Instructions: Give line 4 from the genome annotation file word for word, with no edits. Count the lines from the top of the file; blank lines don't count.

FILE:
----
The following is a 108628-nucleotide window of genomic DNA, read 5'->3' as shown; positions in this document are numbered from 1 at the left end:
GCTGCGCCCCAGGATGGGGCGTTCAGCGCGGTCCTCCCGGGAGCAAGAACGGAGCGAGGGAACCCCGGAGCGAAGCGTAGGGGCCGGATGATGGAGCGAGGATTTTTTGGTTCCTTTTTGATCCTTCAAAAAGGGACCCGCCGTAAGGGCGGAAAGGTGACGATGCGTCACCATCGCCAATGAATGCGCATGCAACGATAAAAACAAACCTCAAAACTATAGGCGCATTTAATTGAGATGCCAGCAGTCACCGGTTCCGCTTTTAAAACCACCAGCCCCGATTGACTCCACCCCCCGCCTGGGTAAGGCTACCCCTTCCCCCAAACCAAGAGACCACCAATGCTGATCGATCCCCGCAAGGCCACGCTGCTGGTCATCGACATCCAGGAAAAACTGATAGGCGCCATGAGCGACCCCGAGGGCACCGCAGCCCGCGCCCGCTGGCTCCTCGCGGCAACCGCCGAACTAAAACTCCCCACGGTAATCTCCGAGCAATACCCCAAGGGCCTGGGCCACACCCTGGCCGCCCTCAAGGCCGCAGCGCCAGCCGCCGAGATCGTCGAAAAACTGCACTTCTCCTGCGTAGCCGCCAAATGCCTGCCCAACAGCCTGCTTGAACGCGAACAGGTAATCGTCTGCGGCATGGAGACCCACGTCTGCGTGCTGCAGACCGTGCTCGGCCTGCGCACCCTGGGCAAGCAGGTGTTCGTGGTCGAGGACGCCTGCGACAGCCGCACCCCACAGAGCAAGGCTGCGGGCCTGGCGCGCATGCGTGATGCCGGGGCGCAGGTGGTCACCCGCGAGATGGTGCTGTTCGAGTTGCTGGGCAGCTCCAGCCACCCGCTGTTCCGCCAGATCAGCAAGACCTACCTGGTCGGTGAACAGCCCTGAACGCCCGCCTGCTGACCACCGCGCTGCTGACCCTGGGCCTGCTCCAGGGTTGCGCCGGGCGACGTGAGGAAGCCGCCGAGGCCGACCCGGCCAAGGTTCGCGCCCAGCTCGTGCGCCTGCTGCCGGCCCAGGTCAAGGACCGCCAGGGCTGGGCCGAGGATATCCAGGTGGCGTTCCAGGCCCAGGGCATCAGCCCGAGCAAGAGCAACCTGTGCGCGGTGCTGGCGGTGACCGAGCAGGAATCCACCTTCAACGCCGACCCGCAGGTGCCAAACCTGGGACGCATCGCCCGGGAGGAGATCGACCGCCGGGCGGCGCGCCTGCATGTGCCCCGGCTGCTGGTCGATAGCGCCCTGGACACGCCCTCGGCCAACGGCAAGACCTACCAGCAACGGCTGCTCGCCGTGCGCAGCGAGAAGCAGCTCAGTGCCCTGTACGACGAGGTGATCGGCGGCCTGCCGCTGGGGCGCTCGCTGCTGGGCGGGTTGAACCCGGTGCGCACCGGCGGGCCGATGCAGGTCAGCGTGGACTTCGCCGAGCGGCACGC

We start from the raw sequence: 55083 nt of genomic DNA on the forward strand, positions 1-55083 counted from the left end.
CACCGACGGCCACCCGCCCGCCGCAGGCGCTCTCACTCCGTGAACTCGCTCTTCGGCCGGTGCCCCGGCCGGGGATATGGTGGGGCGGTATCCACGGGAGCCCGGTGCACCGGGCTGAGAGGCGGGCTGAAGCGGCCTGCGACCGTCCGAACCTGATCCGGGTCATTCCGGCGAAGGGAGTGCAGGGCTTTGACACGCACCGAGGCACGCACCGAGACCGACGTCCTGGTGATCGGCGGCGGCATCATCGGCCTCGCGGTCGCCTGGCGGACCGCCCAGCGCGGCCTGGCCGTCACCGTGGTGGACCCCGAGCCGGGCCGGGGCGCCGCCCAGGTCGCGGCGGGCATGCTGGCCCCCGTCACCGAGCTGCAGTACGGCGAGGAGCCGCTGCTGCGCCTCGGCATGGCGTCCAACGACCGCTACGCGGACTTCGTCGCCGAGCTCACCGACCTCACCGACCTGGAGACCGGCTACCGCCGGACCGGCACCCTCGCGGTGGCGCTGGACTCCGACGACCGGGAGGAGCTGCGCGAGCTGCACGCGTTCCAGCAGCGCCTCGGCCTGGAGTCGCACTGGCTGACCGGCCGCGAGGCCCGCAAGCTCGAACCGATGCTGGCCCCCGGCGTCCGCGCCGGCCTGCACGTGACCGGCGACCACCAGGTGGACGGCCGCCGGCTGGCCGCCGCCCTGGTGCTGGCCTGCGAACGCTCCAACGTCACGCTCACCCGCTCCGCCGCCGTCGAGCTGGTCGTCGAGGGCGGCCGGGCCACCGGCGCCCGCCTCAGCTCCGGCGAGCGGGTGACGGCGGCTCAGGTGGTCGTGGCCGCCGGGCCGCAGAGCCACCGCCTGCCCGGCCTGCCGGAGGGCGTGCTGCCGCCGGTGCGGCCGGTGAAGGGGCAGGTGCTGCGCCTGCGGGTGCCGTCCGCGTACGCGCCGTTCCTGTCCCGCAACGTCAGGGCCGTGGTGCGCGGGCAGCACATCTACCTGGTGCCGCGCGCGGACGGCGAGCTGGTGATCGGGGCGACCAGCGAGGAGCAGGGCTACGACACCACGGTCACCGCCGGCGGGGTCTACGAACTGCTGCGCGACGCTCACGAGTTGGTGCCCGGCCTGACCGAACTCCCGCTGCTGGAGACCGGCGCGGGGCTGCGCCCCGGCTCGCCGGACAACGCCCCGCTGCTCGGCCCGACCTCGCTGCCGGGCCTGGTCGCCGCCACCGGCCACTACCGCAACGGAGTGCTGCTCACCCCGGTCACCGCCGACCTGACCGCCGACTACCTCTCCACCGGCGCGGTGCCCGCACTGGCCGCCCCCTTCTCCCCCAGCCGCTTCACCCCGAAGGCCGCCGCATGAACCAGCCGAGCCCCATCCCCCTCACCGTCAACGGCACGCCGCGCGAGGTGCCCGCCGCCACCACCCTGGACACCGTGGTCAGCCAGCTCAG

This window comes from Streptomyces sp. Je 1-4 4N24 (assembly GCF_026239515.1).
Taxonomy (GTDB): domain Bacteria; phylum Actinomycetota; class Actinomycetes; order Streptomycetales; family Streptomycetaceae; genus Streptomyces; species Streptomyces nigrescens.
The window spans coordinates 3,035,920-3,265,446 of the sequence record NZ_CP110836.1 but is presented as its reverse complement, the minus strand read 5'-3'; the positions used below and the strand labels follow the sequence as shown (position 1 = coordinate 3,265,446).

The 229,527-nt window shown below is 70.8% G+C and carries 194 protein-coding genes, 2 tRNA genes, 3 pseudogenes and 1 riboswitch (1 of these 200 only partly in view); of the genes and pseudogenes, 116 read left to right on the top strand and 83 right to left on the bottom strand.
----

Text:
CACCGACGGCCACCCGCCCGCCGCAGGCGCTCTCACTCCGTGAACTCGCTCTTCGGCCGGTGCCCCGGCCGGGGATATGGTGGGGCGGTATCCACGGGAGCCCGGTGCACCGGGCTGAGAGGCGGGCTGAAGCGGCCTGCGACCGTCCGAACCTGATCCGGGTCATTCCGGCGAAGGGAGTGCAGGGCTTTGACACGCACCGAGGCACGCACCGAGACCGACGTCCTGGTGATCGGCGGCGGCATCATCGGCCTCGCGGTCGCCTGGCGGACCGCCCAGCGCGGCCTGGCCGTCACCGTGGTGGACCCCGAGCCGGGCCGGGGCGCCGCCCAGGTCGCGGCGGGCATGCTGGCCCCCGTCACCGAGCTGCAGTACGGCGAGGAGCCGCTGCTGCGCCTCGGCATGGCGTCCAACGACCGCTACGCGGACTTCGTCGCCGAGCTCACCGACCTCACCGACCTGGAGACCGGCTACCGCCGGACCGGCACCCTCGCGGTGGCGCTGGACTCCGACGACCGGGAGGAGCTGCGCGAGCTGCACGCGTTCCAGCAGCGCCTCGGCCTGGAGTCGCACTGGCTGACCGGCCGCGAGGCCCGCAAGCTCGAACCGATGCTGGCCCCCGGCGTCCGCGCCGGCCTGCACGTGACCGGCGACCACCAGGTGGACGGCCGCCGGCTGGCCGCCGCCCTGGTGCTGGCCTGCGAACGCTCCAACGTCACGCTCACCCGCTCCGCCGCCGTCGAGCTGGTCGTCGAGGGCGGCCGGGCCACCGGCGCCCGCCTCAGCTCCGGCGAGCGGGTGACGGCGGCTCAGGTGGTCGTGGCCGCCGGGCCGCAGAGCCACCGCCTGCCCGGCCTGCCGGAGGGCGTGCTGCCGCCGGTGCGGCCGGTGAAGGGGCAGGTGCTGCGCCTGCGGGTGCCGTCCGCGTACGCGCCGTTCCTGTCCCGCAACGTCAGGGCCGTGGTGCGCGGGCAGCACATCTACCTGGTGCCGCGCGCGGACGGCGAGCTGGTGATCGGGGCGACCAGCGAGGAGCAGGGCTACGACACCACGGTCACCGCCGGCGGGGTCTACGAACTGCTGCGCGACGCTCACGAGTTGGTGCCCGGCCTGACCGAACTCCCGCTGCTGGAGACCGGCGCGGGGCTGCGCCCCGGCTCGCCGGACAACGCCCCGCTGCTCGGCCCGACCTCGCTGCCGGGCCTGGTCGCCGCCACCGGCCACTACCGCAACGGAGTGCTGCTCACCCCGGTCACCGCCGACCTGACCGCCGACTACCTCTCCACCGGCGCGGTGCCCGCACTGGCCGCCCCCTTCTCCCCCAGCCGCTTCACCCCGAAGGCCGCCGCATGAACCAGCCGAGCCCCATCCCCCTCACCGTCAACGGCACGCCGCGCGAGGTGCCCGCCGCCACCACCCTGGACACCGTGGTCAGCCAGCTCAG